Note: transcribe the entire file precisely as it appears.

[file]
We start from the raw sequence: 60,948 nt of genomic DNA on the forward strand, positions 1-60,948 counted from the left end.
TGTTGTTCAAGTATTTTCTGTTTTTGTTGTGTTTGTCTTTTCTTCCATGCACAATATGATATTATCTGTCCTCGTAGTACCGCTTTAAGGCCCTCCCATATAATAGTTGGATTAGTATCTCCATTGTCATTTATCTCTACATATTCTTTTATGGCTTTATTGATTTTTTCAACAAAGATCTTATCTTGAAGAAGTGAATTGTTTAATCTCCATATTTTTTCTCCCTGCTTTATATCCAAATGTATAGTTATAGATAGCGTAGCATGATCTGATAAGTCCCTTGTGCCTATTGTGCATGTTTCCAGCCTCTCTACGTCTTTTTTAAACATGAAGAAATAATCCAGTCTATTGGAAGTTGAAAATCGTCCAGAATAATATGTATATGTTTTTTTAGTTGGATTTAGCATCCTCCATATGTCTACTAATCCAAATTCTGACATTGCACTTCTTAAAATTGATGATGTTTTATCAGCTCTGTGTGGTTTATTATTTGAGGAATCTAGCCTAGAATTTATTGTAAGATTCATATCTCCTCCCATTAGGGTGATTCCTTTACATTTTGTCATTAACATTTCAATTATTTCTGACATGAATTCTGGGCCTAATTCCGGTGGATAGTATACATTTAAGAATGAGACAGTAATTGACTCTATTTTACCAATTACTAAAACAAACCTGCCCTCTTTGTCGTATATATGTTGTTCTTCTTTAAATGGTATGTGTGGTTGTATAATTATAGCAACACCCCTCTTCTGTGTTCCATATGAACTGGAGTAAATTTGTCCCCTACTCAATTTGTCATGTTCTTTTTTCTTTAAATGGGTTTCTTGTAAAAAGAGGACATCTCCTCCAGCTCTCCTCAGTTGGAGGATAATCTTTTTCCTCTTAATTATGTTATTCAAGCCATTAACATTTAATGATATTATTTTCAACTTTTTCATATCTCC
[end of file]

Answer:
We start from the raw sequence: 60,948 nt of genomic DNA on the forward strand, positions 1-60,948 counted from the left end.
TGTTGTTCAAGTATTTTCTGTTTTTGTTGTGTTTGTCTTTTCTTCCATGCACAATATGATATTATCTGTCCTCGTAGTACCGCTTTAAGGCCCTCCCATATAATAGTTGGATTAGTATCTCCATTGTCATTTATCTCTACATATTCTTTTATGGCTTTATTGATTTTTTCAACAAAGATCTTATCTTGAAGAAGTGAATTGTTTAATCTCCATATTTTTTCTCCCTGCTTTATATCCAAATGTATAGTTATAGATAGCGTAGCATGATCTGATAAGTCCCTTGTGCCTATTGTGCATGTTTCCAGCCTCTCTACGTCTTTTTTAAACATGAAGAAATAATCCAGTCTATTGGAAGTTGAAAATCGTCCAGAATAATATGTATATGTTTTTTTAGTTGGATTTAGCATCCTCCATATGTCTACTAATCCAAATTCTGACATTGCACTTCTTAAAATTGATGATGTTTTATCAGCTCTGTGTGGTTTATTATTTGAGGAATCTAGCCTAGAATTTATTGTAAGATTCATATCTCCTCCCATTAGGGTGATTCCTTTACATTTTGTCATTAACATTTCAATTATTTCTGACATGAATTCTGGGCCTAATTCCGGTGGATAGTATACATTTAAGAATGAGACAGTAATTGACTCTATTTTACCAATTACTAAAACAAACCTGCCCTCTTTGTCGTATATATGTTGTTCTTCTTTAAATGGTATGTGTGGTTGTATAATTATAGCAACACCCCTCTTCTGTGTTCCATATGAACTGGAGTAAATTTGTCCCCTACTCAATTTGTCATGTTCTTTTTTCTTTAAATGGGTTTCTTGTAAAAAGAGGACATCTCCTCCAGCTCTCCTCAGTTGGAGGATAATCTTTTTCCTCTTAATTATGTTATTCAAGCCATTAACATTTAATGATATTATTTTCAACTTTTTCATATCTCC